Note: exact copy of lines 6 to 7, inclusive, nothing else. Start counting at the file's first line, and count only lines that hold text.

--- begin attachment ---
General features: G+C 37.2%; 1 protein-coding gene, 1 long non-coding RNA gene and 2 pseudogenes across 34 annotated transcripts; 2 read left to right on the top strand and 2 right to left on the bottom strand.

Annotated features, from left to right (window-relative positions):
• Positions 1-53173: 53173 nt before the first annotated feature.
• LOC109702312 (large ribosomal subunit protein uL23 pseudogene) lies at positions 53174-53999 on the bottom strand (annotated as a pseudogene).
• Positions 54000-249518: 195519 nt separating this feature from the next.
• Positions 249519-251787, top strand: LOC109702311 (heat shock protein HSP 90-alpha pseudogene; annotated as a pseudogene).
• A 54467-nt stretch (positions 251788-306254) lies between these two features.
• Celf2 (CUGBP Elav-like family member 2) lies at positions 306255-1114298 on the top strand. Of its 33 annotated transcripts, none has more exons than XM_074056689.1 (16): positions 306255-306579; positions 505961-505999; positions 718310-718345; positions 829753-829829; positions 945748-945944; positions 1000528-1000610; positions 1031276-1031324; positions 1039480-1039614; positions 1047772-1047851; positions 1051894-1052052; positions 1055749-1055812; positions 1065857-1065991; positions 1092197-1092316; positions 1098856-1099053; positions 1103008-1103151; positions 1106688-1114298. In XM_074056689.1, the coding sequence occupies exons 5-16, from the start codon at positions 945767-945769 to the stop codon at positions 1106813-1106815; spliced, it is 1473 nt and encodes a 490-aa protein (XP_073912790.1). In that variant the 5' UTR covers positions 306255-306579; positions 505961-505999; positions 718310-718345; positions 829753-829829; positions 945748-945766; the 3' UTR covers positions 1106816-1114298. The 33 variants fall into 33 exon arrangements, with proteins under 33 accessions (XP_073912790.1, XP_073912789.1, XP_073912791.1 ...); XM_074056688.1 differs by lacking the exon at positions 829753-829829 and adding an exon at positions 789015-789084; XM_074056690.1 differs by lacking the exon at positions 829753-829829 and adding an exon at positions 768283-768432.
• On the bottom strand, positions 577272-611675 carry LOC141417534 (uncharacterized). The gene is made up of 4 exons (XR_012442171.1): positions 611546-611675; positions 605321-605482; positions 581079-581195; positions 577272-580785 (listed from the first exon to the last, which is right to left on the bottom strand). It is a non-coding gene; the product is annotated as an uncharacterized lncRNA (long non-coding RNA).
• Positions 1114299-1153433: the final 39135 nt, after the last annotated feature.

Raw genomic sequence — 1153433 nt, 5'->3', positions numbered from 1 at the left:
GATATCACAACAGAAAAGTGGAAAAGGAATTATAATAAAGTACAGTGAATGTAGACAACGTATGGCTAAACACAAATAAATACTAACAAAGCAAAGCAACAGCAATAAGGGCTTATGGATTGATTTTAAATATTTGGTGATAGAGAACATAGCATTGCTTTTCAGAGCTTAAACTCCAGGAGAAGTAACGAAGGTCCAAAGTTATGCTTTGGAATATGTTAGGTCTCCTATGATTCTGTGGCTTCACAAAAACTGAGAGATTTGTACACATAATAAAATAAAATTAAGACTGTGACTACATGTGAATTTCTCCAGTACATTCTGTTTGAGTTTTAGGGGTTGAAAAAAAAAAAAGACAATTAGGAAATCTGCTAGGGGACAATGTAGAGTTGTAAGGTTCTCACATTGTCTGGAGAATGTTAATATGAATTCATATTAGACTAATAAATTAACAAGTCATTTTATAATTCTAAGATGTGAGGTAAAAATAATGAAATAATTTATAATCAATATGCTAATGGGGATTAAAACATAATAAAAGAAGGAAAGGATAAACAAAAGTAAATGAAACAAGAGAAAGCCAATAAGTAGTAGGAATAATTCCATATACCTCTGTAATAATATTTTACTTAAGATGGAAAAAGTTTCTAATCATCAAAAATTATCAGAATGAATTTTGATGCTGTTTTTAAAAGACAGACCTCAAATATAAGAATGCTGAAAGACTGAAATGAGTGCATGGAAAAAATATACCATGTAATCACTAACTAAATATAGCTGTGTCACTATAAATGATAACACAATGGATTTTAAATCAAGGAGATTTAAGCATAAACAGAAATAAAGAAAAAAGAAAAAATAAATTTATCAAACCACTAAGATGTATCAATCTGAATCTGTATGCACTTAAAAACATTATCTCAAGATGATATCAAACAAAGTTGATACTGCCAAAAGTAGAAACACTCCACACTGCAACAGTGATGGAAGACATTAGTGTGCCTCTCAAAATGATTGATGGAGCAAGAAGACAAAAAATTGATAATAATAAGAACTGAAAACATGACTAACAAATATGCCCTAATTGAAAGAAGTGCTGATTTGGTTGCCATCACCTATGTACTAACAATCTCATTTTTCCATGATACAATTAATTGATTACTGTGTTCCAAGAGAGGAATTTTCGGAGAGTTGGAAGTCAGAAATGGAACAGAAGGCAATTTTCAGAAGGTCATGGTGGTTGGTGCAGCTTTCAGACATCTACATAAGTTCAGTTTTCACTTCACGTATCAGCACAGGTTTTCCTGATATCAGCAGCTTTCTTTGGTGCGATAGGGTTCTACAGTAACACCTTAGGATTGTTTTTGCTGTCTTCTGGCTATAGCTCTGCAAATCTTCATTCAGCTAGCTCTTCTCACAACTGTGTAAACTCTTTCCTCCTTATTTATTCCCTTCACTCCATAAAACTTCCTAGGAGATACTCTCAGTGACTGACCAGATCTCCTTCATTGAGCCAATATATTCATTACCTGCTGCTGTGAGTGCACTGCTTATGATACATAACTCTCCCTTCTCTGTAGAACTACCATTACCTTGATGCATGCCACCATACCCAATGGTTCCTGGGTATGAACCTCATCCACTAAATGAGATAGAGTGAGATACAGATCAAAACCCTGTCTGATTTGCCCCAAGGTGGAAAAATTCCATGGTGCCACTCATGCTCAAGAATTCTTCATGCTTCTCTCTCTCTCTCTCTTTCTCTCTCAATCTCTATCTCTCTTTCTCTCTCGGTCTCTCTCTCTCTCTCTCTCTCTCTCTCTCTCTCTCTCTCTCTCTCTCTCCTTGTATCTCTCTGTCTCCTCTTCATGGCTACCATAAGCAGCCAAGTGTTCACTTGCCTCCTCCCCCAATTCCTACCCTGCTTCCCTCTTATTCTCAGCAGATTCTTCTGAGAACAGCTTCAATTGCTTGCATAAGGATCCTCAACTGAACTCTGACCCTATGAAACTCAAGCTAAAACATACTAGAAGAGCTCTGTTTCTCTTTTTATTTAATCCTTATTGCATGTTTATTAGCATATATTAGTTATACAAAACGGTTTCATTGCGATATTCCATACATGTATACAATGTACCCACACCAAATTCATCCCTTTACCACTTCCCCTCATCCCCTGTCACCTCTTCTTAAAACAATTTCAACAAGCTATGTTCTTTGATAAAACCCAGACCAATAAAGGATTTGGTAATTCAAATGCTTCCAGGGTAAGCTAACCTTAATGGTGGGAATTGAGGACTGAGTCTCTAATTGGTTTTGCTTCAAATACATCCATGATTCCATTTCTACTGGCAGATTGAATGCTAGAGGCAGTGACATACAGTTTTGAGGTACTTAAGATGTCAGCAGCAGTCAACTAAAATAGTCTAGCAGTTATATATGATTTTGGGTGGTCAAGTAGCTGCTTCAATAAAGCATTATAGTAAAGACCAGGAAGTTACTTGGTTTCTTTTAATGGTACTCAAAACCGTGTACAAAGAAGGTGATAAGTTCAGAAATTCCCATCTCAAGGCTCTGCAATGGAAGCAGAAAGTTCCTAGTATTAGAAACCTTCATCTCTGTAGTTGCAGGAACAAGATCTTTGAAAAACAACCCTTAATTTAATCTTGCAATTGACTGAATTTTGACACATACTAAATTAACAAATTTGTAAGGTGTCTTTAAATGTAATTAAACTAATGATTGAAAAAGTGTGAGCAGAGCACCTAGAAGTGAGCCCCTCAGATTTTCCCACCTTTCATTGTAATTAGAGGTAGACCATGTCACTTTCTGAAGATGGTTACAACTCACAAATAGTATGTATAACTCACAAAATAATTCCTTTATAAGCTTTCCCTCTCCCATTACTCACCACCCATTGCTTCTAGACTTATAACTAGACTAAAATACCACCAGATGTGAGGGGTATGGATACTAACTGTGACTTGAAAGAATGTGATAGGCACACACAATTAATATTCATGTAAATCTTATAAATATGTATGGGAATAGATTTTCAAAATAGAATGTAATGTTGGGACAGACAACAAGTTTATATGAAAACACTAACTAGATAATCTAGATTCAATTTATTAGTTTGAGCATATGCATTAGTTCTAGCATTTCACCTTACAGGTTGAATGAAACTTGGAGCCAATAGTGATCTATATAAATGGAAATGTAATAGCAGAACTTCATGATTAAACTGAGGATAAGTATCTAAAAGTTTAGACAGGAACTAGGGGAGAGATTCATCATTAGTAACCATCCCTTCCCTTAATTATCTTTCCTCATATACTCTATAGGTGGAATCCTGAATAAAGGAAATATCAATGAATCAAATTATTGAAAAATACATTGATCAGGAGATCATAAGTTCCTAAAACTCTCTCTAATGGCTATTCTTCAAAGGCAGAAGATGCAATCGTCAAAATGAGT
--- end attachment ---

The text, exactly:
• Positions 249519-251787, top strand: LOC109702311 (heat shock protein HSP 90-alpha pseudogene; annotated as a pseudogene).
• A 54467-nt stretch (positions 251788-306254) lies between these two features.